Hello readers! As my first article on Beta Pleated Chic, I wanted it to focus on undergraduate life while also being applicable to high school readers. I enjoy hearing other people's experiences, but mainly their could have/ should have/ would haves. I find it incredibly helpful advice and gives me a lot to think about. I want to share with you the experiences that I gained through making mistakes in college and how I learned from them. This is for current undergraduates in the same boat as me, those who are looking forward to college, or even those who want to look back and laugh at all the good college memories.
The “Dear Me” concept of writing a letter to your past self became an internet sensation a couple of months ago. Believe me when I say that college will be such a transformative experience! I am a first generation student and proud of it. However, being a first gen student inevitably has put me through my fair share (and possibly even more) of struggling and adapting to college life. My 18-year-old self never dreamed that she would get to attend college out of state, much less in the heart of Silicon Valley. She never thought she would be able to form the relationships she has been able to form, or meet the world renown professors that she has had the privilege of taking classes from. And she definitely never thought that she would ever become an engineer, when even the thought of all of those engineering classes intimidated her.
I decided that this letter to my 18-year-old self serves as a great way to relay my experiences to you guys, so I hope you enjoy reading (and laughing) about how I stumbled (and still am stumbling) through college!
Yes, you are excited about all the sun that you are going to get and all the places in California that you will get to go to: San Francisco, San Jose, Great America, Santa Cruz beach…Well, I’m from your future four years later and let me tell you, you can drop all of those plans of traveling every weekend. I’m here to let you know that over the next couple years of your time as a Stanford student, you will make mistakes. You will cry a lot. And laugh a lot. And pull your first all nighter(s) ever. Not to mention all of those friends you met who will probably be the next Bill Gates or cure cancer. I’m here from the future with a couple pro tips to save you stress, time, and coffee money. So listen up.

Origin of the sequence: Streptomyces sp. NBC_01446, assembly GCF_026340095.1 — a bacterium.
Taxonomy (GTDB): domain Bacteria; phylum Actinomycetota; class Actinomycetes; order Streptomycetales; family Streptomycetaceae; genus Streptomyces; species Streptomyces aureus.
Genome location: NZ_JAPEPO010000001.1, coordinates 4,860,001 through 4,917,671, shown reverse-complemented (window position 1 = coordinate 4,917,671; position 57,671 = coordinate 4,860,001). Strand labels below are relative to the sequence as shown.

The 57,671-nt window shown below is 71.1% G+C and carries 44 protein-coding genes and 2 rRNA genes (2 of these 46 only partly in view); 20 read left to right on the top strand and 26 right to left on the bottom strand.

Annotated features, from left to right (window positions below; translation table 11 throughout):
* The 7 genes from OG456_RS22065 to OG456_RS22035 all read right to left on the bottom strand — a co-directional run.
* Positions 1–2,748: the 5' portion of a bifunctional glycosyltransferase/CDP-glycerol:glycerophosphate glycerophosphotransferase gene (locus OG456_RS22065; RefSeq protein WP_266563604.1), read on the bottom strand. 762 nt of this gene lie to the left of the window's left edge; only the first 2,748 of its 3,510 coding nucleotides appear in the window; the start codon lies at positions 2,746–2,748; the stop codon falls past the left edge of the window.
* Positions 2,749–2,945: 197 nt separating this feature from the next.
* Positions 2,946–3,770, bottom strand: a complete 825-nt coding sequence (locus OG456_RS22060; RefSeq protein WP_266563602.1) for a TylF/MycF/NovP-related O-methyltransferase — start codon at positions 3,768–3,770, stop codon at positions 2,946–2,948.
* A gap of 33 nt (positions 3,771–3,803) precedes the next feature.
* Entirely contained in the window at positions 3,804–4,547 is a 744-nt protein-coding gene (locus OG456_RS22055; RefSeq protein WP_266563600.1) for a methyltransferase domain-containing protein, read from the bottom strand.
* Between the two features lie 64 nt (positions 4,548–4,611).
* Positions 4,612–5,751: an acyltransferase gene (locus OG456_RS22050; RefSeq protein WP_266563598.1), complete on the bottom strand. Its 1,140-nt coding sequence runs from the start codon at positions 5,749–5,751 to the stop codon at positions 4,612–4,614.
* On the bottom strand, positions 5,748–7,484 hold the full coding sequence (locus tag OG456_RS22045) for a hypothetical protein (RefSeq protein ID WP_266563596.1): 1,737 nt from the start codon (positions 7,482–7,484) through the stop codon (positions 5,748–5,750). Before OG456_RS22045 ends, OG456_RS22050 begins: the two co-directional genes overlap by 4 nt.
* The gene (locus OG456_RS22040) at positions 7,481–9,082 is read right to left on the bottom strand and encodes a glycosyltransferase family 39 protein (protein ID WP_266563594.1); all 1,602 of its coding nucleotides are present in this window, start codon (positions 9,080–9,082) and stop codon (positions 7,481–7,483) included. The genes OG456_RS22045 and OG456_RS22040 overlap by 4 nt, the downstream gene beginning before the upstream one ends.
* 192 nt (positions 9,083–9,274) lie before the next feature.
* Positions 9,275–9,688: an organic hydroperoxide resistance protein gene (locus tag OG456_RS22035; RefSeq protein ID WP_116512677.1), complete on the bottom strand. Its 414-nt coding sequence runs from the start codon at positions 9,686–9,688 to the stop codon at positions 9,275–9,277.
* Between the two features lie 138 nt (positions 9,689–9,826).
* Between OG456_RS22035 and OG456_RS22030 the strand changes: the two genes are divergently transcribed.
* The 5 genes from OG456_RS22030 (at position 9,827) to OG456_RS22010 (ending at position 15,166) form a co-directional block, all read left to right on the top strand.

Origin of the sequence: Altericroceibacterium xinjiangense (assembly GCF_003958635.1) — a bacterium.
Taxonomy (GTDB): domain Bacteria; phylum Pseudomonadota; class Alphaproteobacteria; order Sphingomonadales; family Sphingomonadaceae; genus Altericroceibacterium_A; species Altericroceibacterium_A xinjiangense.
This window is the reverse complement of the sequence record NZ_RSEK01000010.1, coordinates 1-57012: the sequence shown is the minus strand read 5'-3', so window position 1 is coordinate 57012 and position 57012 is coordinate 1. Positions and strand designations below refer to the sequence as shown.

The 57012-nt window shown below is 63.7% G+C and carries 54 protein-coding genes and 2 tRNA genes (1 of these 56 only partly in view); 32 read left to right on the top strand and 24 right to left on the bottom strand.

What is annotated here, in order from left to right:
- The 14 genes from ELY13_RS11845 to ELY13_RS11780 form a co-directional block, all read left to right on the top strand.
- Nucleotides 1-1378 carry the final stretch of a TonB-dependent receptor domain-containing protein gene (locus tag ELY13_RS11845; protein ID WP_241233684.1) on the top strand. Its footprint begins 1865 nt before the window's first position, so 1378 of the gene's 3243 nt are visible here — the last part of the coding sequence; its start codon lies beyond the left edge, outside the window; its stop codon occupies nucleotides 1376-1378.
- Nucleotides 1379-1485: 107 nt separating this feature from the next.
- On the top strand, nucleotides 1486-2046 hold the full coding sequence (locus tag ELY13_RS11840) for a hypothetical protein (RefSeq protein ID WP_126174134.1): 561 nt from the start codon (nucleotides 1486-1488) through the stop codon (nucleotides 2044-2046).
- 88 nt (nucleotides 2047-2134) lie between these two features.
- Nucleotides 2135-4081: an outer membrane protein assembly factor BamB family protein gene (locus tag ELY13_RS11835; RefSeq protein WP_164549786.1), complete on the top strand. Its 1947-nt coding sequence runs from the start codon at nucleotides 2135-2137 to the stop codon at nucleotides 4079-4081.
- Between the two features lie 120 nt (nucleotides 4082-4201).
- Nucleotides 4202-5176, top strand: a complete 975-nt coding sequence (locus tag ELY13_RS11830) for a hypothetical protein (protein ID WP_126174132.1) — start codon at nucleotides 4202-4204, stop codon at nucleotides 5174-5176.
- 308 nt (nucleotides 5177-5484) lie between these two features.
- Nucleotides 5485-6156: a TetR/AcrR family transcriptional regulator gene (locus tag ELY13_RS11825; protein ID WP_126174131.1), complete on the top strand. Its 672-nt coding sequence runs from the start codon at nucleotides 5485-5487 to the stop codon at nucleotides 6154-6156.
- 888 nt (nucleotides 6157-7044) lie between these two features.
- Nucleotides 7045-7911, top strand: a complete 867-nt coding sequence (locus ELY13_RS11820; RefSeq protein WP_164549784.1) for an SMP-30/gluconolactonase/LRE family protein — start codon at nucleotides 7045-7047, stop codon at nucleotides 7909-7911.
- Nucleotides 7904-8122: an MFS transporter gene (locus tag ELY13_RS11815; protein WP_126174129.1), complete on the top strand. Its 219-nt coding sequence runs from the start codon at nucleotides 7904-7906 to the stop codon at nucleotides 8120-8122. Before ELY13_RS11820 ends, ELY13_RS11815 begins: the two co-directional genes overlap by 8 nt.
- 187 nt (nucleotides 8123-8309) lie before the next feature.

Home can be many things. While you’ve only had one home in Portland your entire life, and it is very exciting to finally experience life somewhere else, don’t forget your roots. To your surprise, Stanford will not initially feel like the home that you thought it would be. During these times, remember how you felt back in Portland. Instead of obsessing over reasons why Stanford is not like your home in Portland, think about why and think about what you can do to change that. Stanford will feel like your home in time.
#2: Stay In Contact With Those Who Care
Sure, parents can be annoying. But they love you and want to be part of your life, even when you are living 667 miles away. Talk to them about your experiences. As a first generation student, recognize that they are just as scared as you are, so don’t be afraid to share with them even the bad parts of your experience. Connect with your friends as well. Be active in your old relationships, not just your new relationships. Get off Facebook stalking them, and actually reach out.
#3: Don’t Stay In Contact With Those Who Don’t Care
Self explanatory. Don’t force yourself to be everyone’s friend; know your limits and what you are comfortable with. Friends come and go naturally.
#4: Keep An Open Mind
You do not have to have the next 10 years of your life planned. Leave yourself open to exploring different classes and different career paths. You will regret not having checked out all of those cool classes that Stanford offers (ahem Zumba). Don’t be too quick to lock yourself into a major that you will eventually change anyway. The high school curriculum that you were exposed to is